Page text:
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JEFFREY MARTIN, CONSIDERING MERGER, HIRES INVESTMENT BANKER MORGAN STANLEY

Executive Summary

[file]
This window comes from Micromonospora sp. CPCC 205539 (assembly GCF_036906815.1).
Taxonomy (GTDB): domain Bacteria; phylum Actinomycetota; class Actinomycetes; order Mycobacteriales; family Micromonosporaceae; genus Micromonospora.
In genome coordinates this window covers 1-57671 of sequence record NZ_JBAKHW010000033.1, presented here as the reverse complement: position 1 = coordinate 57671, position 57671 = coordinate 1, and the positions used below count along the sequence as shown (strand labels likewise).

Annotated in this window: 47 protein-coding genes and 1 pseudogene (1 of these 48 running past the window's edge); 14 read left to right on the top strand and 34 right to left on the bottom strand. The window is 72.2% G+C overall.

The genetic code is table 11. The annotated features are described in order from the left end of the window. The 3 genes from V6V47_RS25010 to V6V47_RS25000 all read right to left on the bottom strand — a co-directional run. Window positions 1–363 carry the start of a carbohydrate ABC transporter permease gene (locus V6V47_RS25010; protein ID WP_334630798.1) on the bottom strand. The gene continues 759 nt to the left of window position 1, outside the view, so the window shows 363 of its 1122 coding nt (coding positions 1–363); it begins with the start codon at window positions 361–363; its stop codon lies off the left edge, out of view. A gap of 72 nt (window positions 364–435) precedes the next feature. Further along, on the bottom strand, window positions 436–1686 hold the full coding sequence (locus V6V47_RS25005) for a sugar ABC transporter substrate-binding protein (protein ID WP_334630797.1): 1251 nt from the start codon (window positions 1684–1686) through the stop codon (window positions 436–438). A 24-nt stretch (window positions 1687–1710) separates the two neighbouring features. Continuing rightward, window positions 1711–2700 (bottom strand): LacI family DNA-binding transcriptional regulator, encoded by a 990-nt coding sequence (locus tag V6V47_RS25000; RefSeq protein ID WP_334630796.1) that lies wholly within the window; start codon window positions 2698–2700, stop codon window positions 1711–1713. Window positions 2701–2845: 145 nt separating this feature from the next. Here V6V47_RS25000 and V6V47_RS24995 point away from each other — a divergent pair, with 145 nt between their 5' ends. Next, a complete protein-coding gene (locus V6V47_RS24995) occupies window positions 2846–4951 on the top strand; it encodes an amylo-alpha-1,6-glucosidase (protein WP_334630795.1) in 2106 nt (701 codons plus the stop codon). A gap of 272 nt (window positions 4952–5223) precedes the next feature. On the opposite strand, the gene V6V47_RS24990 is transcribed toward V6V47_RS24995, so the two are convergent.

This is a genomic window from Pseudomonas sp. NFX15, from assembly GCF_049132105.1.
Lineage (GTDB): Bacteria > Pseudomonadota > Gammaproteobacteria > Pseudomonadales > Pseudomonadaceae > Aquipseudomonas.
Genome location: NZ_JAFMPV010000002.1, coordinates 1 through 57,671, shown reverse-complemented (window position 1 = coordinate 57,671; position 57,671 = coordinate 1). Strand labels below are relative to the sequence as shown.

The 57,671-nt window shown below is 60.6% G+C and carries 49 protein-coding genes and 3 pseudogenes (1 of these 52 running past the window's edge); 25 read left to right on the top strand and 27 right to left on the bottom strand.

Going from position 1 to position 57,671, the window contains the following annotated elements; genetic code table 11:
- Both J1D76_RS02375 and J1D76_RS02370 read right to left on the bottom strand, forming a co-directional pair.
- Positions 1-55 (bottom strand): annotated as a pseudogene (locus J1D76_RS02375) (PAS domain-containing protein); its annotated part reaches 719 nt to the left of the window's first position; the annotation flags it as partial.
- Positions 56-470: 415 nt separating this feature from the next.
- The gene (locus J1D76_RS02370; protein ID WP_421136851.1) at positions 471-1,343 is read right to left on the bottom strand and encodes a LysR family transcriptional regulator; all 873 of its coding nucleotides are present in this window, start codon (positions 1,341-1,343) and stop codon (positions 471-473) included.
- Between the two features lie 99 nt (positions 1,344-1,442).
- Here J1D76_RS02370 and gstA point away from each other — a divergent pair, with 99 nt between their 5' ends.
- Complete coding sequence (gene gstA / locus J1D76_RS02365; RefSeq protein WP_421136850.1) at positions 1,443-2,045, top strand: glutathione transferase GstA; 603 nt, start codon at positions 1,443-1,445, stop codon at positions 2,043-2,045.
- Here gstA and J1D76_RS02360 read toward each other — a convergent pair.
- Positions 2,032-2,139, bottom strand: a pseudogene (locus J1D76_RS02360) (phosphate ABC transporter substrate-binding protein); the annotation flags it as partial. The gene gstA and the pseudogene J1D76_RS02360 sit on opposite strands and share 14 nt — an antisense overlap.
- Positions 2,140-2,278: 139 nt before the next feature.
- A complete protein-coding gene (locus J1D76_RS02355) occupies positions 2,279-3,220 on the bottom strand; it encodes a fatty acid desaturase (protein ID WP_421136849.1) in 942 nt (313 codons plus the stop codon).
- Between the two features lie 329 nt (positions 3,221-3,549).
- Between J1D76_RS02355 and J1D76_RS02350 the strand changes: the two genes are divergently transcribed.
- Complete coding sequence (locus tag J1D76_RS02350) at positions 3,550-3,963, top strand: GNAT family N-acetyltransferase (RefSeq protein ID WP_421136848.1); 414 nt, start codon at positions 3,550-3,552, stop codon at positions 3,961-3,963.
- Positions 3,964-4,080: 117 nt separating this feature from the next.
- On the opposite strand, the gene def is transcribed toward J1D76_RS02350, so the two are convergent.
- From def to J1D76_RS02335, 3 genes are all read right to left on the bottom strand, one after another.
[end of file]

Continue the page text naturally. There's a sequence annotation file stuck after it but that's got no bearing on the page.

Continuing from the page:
Jeffrey Martin is putting its consumer product brand names on the auction block. The firm said in a June 18 press release that it has retained investment banker Morgan Stanley "to explore potential strategic alternatives for the company including the possible merger" of the company with one of several other consumer product companies. The company's line of familiar brand names includes: Topol smoker's toothpolish, Doan's Pills, Compoz, Lavoris mouthwash, Porcelana, Cuticura, and Ayds appetite suppressants. The product trademarks represent the saleable assets of the company. Jeffrey Martin's operating strategy has been weighted heavily toward promotional and advertising support for the brand names, with an emphasis on low overhead and a bare-bones attitude toward fixed assets. Jeffrey Martin has struggled in fiscal 1986. Revenues for the first nine months plunged 18.4% to $40.6 mil., and the firm booked a net loss of $234,000. Chairman and CEO Martin Himmel attributed the poor results to slackening sales of Topol, the company's highest volume product, in an extremely competitive toothpaste market. In the last fiscal year ended July 31, 1985, the firm reported net earnings of $4 mil. on sales of $65.6 mil. Jeffrey Martin went public in 1983 ("The Pink Sheet" May 23, 1983, p. 9). Based on past acquisitions of other consumer products business, such as Norwich Eaton and Richardson Vicks by Procter & Gamble, Jeffrey Martin could fetch between 15 and 22 times 1985 net earnings, placing the rough value of a merger between $60-$88 mil.
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